Then, as your jaw muscles continue to malfunction, your jaw joints themselves can become unstable. You might hear and feel your jaw clicking and popping. Some people even experience ‘lockjaw.’
To make matters worse, your upper neck muscles might tense-up and cause stiffness and pain in your jaw muscles. It may even result in headaches focused in your temples.
Being in a constant fight-or-flight state can also lead to an increase in daytime behaviors you may already have – due to the normal stresses in your life. Daytime behaviors include teeth clenching, jaw muscle bracing, nail and/or cuticle biting, pen chewing, lip and cheek biting, and frequent gum chewing, etc.…
Not surprisingly, your overworked jaw muscles and jaw joints can begin to ache.
Accompanying these stress-driven behaviors, this fight-or-flight state can cause you to breathe faster and more shallowly. As a result, your body’s natural rest-and-digest response, which is designed to calm and deactivate the fight-or-flight system – may falter. This allows the stress/pain cycle to continue.
Stress, Sleep & TMJ Jaw Problems
Being in a constant fight-or-flight state can also negatively affect your sleep. Both sleep quality and sleep quantity have been shown to be adversely impacted by stress. Insomnia – the inability to get to sleep or stay asleep – often accompanies situational stressors such as the Covid Pandemic.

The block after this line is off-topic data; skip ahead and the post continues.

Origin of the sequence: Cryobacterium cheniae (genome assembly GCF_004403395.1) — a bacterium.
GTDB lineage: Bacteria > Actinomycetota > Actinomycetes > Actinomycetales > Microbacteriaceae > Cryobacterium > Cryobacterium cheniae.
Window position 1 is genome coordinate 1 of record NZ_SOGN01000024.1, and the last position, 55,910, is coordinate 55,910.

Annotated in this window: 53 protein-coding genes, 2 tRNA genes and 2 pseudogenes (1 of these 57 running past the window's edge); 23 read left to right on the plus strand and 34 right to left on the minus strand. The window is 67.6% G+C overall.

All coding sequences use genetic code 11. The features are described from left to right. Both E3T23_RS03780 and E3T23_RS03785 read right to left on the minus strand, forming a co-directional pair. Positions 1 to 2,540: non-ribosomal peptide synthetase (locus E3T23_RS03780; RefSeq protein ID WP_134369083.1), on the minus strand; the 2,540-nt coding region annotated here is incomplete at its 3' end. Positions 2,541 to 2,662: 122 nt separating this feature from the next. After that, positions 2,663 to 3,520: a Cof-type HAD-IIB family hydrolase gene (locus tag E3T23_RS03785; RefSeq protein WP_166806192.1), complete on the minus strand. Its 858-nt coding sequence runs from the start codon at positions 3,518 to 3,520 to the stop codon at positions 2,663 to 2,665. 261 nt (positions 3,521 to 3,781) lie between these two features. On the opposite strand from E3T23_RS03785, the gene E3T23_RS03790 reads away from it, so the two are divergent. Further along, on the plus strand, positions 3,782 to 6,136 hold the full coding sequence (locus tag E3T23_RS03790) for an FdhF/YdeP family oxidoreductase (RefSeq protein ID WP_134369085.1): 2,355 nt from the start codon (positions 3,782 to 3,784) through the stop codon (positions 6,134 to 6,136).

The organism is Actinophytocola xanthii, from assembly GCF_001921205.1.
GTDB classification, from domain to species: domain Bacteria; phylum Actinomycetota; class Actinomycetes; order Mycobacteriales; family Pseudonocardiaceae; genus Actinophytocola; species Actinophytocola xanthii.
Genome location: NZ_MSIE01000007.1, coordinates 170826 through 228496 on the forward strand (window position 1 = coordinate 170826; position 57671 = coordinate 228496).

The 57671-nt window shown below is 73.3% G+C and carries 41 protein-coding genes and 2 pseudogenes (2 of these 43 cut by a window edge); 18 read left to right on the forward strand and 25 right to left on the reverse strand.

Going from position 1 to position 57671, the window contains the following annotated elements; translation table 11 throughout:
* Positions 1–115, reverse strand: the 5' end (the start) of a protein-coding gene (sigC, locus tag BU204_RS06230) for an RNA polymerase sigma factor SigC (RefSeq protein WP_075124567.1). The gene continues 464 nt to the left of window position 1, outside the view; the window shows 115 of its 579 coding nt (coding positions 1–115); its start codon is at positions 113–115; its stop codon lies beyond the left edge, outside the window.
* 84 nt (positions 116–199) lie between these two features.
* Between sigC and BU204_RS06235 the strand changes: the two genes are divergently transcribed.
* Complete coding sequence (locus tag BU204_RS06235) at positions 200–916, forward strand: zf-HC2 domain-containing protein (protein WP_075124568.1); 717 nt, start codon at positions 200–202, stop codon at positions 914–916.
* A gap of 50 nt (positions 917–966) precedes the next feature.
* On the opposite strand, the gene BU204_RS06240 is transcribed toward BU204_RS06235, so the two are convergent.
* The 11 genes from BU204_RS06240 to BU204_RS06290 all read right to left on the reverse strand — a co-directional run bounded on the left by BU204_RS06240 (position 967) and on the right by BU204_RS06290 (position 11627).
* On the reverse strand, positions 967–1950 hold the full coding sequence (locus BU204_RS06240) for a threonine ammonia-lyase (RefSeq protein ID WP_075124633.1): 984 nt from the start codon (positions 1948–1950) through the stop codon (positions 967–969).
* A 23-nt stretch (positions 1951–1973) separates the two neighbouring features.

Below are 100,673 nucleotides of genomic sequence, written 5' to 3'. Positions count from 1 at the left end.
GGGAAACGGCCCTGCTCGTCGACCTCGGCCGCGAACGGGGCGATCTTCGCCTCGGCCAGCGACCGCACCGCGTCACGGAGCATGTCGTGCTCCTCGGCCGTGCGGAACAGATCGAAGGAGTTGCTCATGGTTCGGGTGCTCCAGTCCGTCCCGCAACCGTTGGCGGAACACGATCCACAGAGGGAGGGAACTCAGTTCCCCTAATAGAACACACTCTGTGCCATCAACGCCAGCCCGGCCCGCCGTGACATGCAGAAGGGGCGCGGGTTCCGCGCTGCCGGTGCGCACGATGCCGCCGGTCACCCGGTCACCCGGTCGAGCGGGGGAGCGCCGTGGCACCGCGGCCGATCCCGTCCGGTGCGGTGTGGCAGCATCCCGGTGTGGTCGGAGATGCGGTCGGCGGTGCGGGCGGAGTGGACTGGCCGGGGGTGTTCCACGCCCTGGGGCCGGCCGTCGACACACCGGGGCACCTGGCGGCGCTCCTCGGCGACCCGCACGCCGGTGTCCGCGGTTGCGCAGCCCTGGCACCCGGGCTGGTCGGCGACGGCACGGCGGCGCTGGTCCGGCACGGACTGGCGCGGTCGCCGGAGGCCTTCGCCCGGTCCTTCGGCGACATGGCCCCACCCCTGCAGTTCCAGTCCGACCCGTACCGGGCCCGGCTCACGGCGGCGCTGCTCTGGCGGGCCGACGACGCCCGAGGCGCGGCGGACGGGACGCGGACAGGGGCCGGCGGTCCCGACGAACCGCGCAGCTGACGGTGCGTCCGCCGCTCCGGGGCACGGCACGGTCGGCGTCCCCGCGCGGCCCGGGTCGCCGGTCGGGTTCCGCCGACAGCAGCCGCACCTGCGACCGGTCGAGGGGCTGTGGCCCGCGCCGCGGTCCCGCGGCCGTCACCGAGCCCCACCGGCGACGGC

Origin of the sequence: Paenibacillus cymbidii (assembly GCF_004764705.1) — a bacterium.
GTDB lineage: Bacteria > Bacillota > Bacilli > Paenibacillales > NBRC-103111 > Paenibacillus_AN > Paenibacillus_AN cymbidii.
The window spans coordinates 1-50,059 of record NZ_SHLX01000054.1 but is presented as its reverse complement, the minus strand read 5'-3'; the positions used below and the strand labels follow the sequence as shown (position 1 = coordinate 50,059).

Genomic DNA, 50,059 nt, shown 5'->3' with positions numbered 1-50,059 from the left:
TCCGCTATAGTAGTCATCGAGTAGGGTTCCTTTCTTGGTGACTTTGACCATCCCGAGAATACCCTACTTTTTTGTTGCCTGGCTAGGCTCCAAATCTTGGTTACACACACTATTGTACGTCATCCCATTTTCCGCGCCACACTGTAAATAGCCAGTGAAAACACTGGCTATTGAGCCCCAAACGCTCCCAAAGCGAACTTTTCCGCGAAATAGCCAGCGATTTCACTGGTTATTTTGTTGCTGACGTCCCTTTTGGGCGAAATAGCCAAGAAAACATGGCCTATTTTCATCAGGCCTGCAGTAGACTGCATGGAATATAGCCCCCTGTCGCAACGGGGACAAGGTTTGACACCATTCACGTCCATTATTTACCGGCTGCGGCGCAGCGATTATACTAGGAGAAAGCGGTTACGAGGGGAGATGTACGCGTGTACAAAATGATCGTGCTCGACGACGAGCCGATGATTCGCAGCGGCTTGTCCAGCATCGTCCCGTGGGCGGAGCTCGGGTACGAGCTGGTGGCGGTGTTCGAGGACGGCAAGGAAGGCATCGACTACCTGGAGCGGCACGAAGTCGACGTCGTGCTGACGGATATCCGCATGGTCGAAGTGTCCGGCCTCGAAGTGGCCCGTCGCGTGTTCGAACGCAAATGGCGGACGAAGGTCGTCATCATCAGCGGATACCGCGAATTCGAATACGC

Endorphins, as you now know, are the body’s natural pain relievers. Disturbed sleep patterns cause a reduction in your body’s production of endorphins. Over time, this can cause you to feel muscle pain more intensely. This is common in the face and jaw.
Disrupted and poor quality sleep is also thought to increase sleep bruxism – teeth grinding and clenching at night – which is a common cause of jaw muscle and joint injury.
Working From Home & TMJ Jaw Problems
Millions of Americans have been working from home due to the pandemic. We’re spending hours upon hours at less-than-ideal workstations (such as the kitchen table). Working at your computer hour after hour can lead to poor posture and eye strain. Especially when you don’t take consistent or adequate breaks to mentally disengage and stretch.
The outcome is tension in your jaw and neck muscles. And, ultimately, the potential for TMJ jaw problems to arise.
So What Can You Do About It?
2020 has been a year of stress not only related to the pandemic but also due to the political climate in this nation. So, what can you do to prevent jaw symptoms from developing?
Here are 6 tips that I give to my patients that can help you avoid TMJ jaw problems:
1. Take Note If You’re Overworking Your Jaw During The Day
Are you biting your nails? Chewing on your cheeks or lips? Are you bracing your jaw muscles? Clenching your teeth? If you are, it may be surprising to learn that those stressed-induced behaviors can actually be changed. b It’s simply a combination of being aware and put a focus on your breathing.